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Vogelzang Boxwood wood stove

Post in 'Classic Wood Stove Forums (prior to approx. 1993)' started by MikeThePipe, Dec 14, 2011.

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  1. MikeThePipe

    MikeThePipe New Member

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    I just bought one of these small boxwood stoves (super deal) as an introduction to wood stoves. I cannot justify spending $1500 on a stove and another $1000 on installation so I decided to spend three months with this to figure out what I really want (or do not want!) I am going to plumb this into an existing brick chimney by simply running stove pipe up the chimney and plugging the chimney around the stove pipe to preven smoke coming down, or heat going up.

    The reviews online do not mention that the "lid" or top plate to this thing has 6" x 10" HOLE in it filled with some badly cast round "removable plates" and a third piece between them to complete the fill. The problem is there are 1/4 inch gaps!!!!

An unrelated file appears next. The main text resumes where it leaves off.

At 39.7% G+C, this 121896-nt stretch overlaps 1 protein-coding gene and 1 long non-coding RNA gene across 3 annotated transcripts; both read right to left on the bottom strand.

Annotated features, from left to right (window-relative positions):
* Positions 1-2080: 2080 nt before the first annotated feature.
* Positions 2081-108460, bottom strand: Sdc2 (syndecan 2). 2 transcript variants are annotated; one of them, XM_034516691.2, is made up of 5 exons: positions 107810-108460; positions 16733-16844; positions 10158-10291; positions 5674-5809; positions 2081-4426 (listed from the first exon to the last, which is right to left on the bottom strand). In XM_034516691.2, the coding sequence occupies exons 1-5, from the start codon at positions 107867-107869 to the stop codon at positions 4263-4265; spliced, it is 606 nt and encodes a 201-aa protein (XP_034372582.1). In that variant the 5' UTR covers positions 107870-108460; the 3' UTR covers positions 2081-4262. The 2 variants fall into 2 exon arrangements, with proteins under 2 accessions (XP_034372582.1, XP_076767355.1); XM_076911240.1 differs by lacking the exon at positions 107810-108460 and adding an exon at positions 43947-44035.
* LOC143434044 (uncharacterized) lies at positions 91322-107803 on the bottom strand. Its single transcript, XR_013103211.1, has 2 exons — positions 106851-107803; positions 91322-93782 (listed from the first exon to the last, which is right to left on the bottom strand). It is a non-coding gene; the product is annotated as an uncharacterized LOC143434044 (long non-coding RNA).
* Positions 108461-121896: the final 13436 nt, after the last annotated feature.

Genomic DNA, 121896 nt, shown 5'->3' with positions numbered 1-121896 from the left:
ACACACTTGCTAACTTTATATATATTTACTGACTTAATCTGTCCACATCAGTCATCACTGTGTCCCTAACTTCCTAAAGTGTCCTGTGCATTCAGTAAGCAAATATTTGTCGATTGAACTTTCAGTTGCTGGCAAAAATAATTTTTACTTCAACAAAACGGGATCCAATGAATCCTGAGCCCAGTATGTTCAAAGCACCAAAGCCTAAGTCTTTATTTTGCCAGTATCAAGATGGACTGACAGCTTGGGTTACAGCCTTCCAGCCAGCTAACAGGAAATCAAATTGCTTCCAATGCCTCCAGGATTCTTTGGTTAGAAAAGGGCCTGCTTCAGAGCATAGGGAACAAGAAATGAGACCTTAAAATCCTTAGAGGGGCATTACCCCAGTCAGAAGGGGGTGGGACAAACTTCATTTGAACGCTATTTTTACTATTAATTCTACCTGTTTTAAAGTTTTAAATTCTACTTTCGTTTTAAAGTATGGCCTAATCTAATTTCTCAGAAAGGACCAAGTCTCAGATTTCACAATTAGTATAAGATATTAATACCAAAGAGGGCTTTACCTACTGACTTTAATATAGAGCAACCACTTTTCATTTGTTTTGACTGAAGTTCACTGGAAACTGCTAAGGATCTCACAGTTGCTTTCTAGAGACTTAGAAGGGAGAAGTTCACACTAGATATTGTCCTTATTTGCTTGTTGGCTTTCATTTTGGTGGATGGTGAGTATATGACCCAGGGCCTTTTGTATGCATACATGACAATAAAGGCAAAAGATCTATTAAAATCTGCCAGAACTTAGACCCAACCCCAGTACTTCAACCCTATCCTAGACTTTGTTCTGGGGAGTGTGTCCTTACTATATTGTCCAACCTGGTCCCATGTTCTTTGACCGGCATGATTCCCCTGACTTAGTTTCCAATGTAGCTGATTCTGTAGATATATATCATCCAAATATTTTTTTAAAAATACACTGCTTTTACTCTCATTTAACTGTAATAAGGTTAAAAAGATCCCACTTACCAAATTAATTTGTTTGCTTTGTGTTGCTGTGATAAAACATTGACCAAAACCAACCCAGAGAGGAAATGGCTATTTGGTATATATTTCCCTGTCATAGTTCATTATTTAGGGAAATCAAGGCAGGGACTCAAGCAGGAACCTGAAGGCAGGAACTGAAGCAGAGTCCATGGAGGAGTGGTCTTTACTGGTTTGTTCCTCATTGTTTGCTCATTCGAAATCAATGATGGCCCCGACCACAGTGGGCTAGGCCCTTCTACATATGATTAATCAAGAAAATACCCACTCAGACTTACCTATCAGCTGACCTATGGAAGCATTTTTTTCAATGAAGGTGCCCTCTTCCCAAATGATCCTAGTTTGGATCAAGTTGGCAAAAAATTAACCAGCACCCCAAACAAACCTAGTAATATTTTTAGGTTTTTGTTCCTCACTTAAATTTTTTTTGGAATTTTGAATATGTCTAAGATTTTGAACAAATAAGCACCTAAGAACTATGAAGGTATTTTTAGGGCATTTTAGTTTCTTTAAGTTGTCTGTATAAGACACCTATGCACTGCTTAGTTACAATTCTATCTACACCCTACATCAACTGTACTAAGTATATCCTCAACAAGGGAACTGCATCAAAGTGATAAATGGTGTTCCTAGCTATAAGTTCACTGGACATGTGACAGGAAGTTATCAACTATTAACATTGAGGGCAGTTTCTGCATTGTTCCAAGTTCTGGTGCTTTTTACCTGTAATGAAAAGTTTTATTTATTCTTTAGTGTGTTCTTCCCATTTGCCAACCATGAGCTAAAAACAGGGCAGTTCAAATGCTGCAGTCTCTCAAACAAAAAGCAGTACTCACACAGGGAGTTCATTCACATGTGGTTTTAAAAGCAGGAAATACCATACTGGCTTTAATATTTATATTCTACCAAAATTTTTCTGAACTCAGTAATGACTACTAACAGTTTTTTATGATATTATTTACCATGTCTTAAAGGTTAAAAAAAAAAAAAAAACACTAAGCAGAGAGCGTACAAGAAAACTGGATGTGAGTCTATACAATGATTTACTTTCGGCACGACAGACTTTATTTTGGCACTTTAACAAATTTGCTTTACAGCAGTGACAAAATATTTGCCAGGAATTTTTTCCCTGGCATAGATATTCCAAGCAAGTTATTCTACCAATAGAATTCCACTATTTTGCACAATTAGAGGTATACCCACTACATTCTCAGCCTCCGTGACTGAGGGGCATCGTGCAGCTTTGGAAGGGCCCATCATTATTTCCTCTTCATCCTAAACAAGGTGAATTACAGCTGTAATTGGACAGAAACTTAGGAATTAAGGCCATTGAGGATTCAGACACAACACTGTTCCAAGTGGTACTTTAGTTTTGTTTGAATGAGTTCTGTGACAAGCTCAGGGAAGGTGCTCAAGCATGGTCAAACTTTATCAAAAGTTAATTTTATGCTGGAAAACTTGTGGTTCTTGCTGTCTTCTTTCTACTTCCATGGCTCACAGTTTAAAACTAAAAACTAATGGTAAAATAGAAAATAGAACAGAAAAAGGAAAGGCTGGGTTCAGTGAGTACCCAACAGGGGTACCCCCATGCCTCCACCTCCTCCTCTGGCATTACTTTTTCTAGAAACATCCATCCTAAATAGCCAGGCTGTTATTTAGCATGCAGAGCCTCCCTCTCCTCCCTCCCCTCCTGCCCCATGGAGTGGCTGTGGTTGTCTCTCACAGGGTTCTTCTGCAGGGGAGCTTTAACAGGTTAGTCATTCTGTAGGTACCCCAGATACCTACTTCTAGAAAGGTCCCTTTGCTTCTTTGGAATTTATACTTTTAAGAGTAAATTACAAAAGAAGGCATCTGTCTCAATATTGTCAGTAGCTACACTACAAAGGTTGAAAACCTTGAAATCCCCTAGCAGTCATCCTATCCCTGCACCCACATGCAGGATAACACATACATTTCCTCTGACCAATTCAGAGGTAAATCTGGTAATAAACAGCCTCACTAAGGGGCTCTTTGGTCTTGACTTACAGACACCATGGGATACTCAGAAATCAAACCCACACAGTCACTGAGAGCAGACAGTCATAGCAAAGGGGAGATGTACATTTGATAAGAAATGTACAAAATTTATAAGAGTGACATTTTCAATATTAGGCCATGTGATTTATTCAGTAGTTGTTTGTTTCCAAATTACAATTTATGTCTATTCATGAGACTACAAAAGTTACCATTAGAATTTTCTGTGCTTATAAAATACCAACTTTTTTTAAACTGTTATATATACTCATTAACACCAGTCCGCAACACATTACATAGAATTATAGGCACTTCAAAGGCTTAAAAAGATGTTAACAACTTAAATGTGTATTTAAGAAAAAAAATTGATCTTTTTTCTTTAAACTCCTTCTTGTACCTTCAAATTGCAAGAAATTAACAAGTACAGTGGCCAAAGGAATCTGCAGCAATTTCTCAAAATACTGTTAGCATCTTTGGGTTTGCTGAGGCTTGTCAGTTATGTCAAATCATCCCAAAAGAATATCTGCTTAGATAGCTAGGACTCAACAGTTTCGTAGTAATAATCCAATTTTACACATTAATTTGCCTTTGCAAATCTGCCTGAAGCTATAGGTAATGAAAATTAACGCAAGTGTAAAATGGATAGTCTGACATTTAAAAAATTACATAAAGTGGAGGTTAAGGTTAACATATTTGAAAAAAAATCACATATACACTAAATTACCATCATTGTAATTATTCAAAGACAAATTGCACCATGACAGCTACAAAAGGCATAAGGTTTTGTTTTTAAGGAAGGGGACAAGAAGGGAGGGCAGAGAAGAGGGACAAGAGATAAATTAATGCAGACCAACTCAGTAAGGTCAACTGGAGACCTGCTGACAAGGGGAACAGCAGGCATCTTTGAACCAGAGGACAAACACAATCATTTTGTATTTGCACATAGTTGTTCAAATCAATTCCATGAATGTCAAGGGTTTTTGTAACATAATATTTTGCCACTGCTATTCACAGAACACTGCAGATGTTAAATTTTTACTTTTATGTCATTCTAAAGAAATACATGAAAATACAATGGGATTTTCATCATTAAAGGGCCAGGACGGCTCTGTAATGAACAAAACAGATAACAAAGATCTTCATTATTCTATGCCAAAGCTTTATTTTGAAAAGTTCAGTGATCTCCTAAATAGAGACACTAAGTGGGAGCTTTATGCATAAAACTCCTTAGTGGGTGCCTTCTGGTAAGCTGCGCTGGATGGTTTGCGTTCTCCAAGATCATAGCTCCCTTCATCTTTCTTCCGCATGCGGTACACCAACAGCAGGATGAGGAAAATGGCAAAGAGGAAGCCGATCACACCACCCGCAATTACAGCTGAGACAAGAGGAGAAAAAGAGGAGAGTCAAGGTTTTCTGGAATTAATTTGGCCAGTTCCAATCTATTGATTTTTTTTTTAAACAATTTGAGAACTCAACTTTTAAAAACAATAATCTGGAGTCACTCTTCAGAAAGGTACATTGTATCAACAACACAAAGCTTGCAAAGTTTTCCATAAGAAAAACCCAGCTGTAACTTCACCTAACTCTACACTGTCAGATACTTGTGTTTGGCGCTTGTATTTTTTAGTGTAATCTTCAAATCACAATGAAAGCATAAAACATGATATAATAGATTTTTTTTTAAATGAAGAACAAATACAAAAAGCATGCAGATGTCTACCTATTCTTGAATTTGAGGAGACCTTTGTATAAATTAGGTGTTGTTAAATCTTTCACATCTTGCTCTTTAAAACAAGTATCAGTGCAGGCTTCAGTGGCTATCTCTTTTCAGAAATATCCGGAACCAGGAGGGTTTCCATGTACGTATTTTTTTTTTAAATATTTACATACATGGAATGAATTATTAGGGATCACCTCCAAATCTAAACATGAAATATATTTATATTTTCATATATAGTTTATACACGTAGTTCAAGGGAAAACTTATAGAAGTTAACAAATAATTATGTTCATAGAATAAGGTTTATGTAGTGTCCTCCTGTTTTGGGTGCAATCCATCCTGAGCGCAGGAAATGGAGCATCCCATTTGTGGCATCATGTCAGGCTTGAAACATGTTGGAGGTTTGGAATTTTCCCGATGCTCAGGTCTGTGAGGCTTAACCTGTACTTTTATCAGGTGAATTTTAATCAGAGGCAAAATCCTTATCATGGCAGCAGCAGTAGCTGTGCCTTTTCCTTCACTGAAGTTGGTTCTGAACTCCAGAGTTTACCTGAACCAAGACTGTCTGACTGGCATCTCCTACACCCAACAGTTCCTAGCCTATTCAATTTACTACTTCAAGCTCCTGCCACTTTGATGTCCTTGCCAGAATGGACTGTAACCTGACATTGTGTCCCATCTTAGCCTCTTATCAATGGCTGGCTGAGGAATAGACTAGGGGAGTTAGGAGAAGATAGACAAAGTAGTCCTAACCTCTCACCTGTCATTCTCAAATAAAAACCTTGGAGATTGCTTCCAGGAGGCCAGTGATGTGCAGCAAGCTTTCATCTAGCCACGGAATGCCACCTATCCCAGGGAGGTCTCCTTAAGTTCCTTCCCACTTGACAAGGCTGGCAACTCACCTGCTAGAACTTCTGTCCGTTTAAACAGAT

So given that we are making a FIRE in this thing, and they have been selling it since the early 70's, I am just stumped by the "design".

    I called them and they tell me that these removable plates are for puttin pots on (notice I said ON not IN). Yes they actually think that a pot will then make the seal of this firebox because "the smoke will go up the chimney". Really. Why not just put the put ON the toplate? Given there is a FIRE undreneath it it should be hot enough to cook the living heck out of anything....

    So, please someone, enlighten me. What were they thinking?